3. I’m on the no HFCS train. Have been for awhile. But the whole sugar/sweetener thing is harder for me. I’m not a baker – I stick to the simplest recipes. So help me figure out how I take plain old white sugar out of a chocolate chip cookie recipe (hubby’s fave). I don’t have a clue where to start…

    1. Well, that one is tough, because I still use white sugar in some baking. Honestly though — baking your own cookies is half the battle — b/c then they don’t have all the other additives and preservatives of store-bought. You can’t eat a batch of (even home-made) cookies every day and be healthy — but if you’re using white sugar instead of HFCS or something artificial, you’re still better off.

      You could try rapadura or sucanat (I talk about those in the 3rd post of this series) — I would try that for 1/2 the total sugar in the recipe. If it works, you could try to sub more. You can get this sugar in bulk at Good Earth, or in (expensive) bags at Whole Foods (or maybe the health-food section of Marsh or Kroger).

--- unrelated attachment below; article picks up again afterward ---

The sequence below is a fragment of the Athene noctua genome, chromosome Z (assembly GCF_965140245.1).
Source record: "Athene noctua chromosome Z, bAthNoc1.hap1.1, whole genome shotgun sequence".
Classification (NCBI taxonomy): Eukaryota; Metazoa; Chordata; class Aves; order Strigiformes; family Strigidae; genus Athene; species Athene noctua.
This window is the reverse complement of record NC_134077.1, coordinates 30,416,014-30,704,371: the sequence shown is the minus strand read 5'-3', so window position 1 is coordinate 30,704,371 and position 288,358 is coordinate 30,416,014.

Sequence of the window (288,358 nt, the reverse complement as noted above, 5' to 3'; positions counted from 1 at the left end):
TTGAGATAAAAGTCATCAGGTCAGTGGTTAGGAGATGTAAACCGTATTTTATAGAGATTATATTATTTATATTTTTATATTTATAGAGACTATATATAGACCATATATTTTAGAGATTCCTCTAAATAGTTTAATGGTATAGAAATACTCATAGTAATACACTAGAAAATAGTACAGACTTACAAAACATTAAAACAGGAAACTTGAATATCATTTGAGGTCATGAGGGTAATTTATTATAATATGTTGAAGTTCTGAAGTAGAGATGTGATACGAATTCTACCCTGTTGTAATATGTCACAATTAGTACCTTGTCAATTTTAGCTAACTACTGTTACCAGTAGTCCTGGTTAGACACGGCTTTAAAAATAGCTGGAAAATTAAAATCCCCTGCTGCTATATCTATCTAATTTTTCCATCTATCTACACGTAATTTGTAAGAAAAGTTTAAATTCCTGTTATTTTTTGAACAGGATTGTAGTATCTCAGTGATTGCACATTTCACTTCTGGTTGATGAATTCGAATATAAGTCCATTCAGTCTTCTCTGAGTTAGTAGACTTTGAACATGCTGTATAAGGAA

4. Jennifer, Jenn, and Rebecca — thanks! It did take me a ridiculously long time to finish out — glad it finally wrapped up, and I can move on to some other topic of fire and brimstone.

  5. Have you seen all those commercials where people say they “looked up” information on HFCS and found its just like sugar to our bodies? So no big deal! Man, the industry is getting desperate.

  6. Hey there! I’d love to respond to your blog post about HFCS.

    HFCS is metabolically similar to sucrose. Along with the CRA, many other organizations state this fact as well including the American Dietetic Association and the American Medical Association.